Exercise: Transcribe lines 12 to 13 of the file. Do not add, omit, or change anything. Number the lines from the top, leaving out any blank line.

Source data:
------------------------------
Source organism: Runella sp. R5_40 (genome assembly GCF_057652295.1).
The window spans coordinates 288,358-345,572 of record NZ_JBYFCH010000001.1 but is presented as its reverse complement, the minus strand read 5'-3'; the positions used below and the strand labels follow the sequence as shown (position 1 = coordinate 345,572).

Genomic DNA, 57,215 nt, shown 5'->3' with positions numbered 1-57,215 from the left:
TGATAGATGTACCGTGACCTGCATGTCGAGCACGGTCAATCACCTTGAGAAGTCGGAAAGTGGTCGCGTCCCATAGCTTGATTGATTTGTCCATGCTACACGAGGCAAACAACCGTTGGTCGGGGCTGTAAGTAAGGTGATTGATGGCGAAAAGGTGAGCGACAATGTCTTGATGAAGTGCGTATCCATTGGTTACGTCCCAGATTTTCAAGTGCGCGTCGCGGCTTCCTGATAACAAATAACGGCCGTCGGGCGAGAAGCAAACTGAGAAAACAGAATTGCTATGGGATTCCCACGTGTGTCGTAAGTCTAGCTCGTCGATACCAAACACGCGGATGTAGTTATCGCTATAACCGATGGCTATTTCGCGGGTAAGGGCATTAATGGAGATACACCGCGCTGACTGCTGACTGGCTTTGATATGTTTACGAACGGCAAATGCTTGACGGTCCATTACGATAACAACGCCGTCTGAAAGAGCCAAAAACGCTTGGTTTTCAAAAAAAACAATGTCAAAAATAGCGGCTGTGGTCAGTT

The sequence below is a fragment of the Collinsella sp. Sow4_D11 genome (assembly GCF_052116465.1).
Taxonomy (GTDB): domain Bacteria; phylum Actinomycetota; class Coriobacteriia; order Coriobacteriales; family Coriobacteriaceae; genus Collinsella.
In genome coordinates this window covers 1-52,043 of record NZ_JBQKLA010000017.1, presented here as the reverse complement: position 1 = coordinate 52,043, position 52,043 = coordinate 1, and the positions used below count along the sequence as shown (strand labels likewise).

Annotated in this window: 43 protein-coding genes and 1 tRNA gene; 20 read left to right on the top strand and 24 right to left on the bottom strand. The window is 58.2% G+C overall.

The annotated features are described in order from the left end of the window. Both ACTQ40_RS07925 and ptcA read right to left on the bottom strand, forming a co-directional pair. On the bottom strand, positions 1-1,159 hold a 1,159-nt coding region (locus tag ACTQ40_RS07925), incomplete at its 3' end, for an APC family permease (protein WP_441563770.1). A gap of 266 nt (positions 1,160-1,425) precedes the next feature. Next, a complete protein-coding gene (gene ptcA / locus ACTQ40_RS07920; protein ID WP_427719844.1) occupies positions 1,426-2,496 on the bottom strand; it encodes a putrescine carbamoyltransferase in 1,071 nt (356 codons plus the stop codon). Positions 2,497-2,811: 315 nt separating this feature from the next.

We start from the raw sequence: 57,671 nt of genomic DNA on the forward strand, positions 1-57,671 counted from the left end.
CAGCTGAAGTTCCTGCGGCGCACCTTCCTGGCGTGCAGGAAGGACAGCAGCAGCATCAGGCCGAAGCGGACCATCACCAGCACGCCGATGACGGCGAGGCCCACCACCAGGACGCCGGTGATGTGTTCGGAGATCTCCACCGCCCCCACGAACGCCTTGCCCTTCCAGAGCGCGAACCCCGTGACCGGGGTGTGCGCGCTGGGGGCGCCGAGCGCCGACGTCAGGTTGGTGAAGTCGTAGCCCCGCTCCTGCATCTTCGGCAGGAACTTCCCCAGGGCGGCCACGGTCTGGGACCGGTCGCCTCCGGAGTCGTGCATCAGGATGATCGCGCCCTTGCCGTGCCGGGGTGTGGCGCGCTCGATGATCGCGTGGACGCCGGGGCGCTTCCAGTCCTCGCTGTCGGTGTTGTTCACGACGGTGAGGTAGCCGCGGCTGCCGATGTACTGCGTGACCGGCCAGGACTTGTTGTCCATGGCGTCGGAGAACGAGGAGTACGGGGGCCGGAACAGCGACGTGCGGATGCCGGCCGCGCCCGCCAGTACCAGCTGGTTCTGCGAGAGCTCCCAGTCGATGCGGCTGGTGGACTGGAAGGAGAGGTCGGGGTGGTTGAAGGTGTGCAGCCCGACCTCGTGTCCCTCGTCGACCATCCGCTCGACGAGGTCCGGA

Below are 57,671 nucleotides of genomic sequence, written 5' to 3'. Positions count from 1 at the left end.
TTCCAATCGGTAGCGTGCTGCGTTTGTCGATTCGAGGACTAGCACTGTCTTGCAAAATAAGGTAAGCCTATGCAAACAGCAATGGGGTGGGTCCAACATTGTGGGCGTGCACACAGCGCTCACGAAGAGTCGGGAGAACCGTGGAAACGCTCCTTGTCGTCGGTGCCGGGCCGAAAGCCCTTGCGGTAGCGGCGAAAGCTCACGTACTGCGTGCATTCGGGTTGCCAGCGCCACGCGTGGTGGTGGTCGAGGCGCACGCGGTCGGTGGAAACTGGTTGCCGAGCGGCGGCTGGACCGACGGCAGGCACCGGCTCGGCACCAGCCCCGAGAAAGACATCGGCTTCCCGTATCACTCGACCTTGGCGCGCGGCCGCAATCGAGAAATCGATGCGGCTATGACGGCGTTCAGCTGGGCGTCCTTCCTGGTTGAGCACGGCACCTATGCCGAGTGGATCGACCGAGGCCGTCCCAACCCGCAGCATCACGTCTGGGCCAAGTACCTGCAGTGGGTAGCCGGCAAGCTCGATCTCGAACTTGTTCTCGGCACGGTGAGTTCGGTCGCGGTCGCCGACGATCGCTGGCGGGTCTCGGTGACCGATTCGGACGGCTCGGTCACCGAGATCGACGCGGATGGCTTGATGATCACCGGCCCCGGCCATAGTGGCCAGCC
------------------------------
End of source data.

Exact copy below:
Below are 57,671 nucleotides of genomic sequence, written 5' to 3'. Positions count from 1 at the left end.
TTCCAATCGGTAGCGTGCTGCGTTTGTCGATTCGAGGACTAGCACTGTCTTGCAAAATAAGGTAAGCCTATGCAAACAGCAATGGGGTGGGTCCAACATTGTGGGCGTGCACACAGCGCTCACGAAGAGTCGGGAGAACCGTGGAAACGCTCCTTGTCGTCGGTGCCGGGCCGAAAGCCCTTGCGGTAGCGGCGAAAGCTCACGTACTGCGTGCATTCGGGTTGCCAGCGCCACGCGTGGTGGTGGTCGAGGCGCACGCGGTCGGTGGAAACTGGTTGCCGAGCGGCGGCTGGACCGACGGCAGGCACCGGCTCGGCACCAGCCCCGAGAAAGACATCGGCTTCCCGTATCACTCGACCTTGGCGCGCGGCCGCAATCGAGAAATCGATGCGGCTATGACGGCGTTCAGCTGGGCGTCCTTCCTGGTTGAGCACGGCACCTATGCCGAGTGGATCGACCGAGGCCGTCCCAACCCGCAGCATCACGTCTGGGCCAAGTACCTGCAGTGGGTAGCCGGCAAGCTCGATCTCGAACTTGTTCTCGGCACGGTGAGTTCGGTCGCGGTCGCCGACGATCGCTGGCGGGTCTCGGTGACCGATTCGGACGGCTCGGTCACCGAGATCGACGCGGATGGCTTGATGATCACCGGCCCCGGCCATAGTGGCCAGCC